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SANWO-OLU APPROVES 21-YEAR JAIL TERM FOR CULTISTS, SIGNS ANTI-CULTISM BILL INTO LAW*

  1. *SANWO-OLU APPROVES 21-YEAR JAIL TERM FOR

    CULTISTS, SIGNS◊ ANTI-CULTISM BILL INTO LAW.GOVERNOR Appoints Two Permanent Secretaries, Members

    of Procurement Agency Governing Board*
    *•Three Other Bills Signed Into Law*
    Lagos State Governor, Mr. Babajide Sanwo-Olu, has signed
    the bill for the Prohibition of Unlawful Societies and Cultism
    of 2021 into law, approving 21-year jail term for convicted
    cultists in the State.
    The State’s House of Assembly, in February, passed the
    anti-cultism bill, which also stipulates 15-year jail term for
    anyone found guilty of abetting cultists and residents who
    willfully allow their properties to be used as meeting points
    by cultists.
    Sanwo-Olu assented to the bill at the swearing-in event for
    newly appointed members of the State’s Public
    Procurement Agency Governing Board and two Permanent
    Secretaries held at Banquet Hall in the State House, Alausa,
    on Monday.
    At the event, the Governor also signed three other bills into
    law. They are Lagos State Audit Service Commission
    (Amendment) Law of 2019, Lagos State Public Procurement
    Bill of 2021 and Coronavirus Pandemic Emergency Law of
    2021.
    The anti-cultism law repeals the Cultism (Prohibition) Law
    of 2007 (now Cap. C18, Laws of Lagos State of Nigeria,
    2015) and provides for more stringent punitive measures, as
    well as makes its application all-encompassing and
    applicable to the general public, as against the restriction of
    the previous law to students of tertiary institutions.
    Sanwo-Olu said the State had suffered the negative effects
    of unlawful societies and cultism, stressing that the new law
    sought to make parents more responsible and show more
    interest in the up-bringing of their children and wards to
    ensure that they do not become a burden to the society.
    Speaking on the appointment of the procurement agency’s
    Governing Board members, the Governor said their selection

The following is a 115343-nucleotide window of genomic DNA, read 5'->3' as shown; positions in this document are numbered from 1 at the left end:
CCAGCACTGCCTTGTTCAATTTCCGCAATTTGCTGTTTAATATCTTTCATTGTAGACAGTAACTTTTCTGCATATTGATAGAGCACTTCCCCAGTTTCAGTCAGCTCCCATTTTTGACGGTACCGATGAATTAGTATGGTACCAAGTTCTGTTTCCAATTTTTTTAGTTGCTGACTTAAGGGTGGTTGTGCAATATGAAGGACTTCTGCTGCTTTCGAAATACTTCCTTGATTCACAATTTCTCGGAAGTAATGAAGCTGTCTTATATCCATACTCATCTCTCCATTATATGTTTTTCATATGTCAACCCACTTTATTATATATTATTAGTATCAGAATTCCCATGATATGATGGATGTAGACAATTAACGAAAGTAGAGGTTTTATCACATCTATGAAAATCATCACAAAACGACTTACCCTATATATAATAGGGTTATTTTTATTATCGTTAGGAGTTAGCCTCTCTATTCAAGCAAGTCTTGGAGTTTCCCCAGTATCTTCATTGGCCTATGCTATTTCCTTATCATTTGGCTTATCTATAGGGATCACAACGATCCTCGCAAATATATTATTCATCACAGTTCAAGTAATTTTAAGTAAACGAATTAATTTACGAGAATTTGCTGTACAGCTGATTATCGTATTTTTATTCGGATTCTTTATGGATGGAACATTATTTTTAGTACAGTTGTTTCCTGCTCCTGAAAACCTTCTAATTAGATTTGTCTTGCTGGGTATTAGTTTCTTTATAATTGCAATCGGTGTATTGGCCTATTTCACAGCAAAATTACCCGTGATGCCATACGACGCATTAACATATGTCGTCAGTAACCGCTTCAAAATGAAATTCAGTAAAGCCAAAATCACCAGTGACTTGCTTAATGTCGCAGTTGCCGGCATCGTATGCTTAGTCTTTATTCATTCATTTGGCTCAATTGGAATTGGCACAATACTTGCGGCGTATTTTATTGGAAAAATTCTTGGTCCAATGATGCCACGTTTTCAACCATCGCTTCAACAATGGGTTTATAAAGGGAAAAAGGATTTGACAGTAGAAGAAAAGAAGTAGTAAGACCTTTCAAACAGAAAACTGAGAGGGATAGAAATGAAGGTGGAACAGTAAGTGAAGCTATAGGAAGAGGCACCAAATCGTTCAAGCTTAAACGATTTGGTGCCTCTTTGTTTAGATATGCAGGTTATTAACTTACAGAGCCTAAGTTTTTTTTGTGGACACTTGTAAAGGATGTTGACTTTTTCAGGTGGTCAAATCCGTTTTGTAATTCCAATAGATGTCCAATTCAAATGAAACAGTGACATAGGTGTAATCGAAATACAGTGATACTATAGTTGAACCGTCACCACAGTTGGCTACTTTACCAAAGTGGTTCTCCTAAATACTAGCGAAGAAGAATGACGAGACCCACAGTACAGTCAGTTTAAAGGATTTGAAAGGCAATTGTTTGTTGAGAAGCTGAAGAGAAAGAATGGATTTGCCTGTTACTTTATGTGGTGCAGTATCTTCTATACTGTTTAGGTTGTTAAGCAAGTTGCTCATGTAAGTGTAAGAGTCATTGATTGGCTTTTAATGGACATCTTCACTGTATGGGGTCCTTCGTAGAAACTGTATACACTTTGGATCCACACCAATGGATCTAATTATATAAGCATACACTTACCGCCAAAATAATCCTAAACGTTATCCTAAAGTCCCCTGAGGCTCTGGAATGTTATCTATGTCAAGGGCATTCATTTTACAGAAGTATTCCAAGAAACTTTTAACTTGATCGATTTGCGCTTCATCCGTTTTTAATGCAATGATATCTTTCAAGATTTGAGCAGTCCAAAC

was predicated on their track record of integrity, experience
    and professional competence.
    He said the Board’s duty was to oversee the procurement
    process, by ensuring that public funds were judiciously
    expended in manner that would promote accountability,
    transparency and value for money.
    Sanwo-Olu said: “Your major responsibility as members of
    the Public Procurement Governing Board is to ensure strict
    adherence to the provisions of the State Public
    Procurement Law. You hold a crucial and strategic role in
    preventing wasteful spending and corruption in public
    procurement. The State Government and taxpayers count
    on you to keep the procurement process as transparent as
    possible.”
    The Governor said the appointment of the two Permanent
    Secretaries into the Ministry of Works and Infrastructure
    was part of the move to restructure the ministry into two
    distinct offices, as necessitated by the need to engender
    improved efficiency and faster delivery of key projects
    under the purview of the Ministry.
    “I challenge you to utilise your wealth of knowledge and
    experience for the expedited and seamless delivery of
    works and infrastructure projects; you must ensure that we
    achieve our purpose for restructuring the two offices,”
    Sanwo-Olu charged the appointed Permanent Secretaries.
    The bill to amend the State’s Audit Law of 2015 was
    initiated by the executive to address observed flaws
    hindering the successful implementation of the extant Audit
    Law, Cap. A13, Laws of Lagos State, 2015.
    With the amendments, the Central Internal Audit (CIA),
    which was a department in the Ministry of Finance is now a
    department under the Audit Service Commission. This is to
    bring auditors under one body for effective administration
    and independence of internal auditors in line with best
    global practice.
    Lagos State Public Procurement Agency Law originally
    enacted in 2011, forms the legal bedrock for the public
    procurement regime in the State. The Law was based on the
    United Nations Commission on International Trade Law
    (UNCITRAL) model which is a properly regulated
    procurement system standard on international best practice.
    The Public Procurement Agency Governing Board members
    are the Commissioner for Finance, Dr Rabiu Olowo
    (chairman), Commissioner for Economic Planning and
    Budget, Mr Sam Egube, Attorney General and Commissioner
    for Justice, Mr. Moyosore Onigbanjo, SAN, Mr. Fatai
    Onafowote (General Manager), Mrs Foluso Onabowale, Mr
    Foluso Mustapha, and Mr Lanre Olusola.
    Each Governing Board’s member has a term of three years
    to serve in the Board.
    The two Permanent Secretaries are Arc. Adebayo Odusanya
    (Office of Works) and Engr. Rotimi Thomas (Office of
    Infrastructure).

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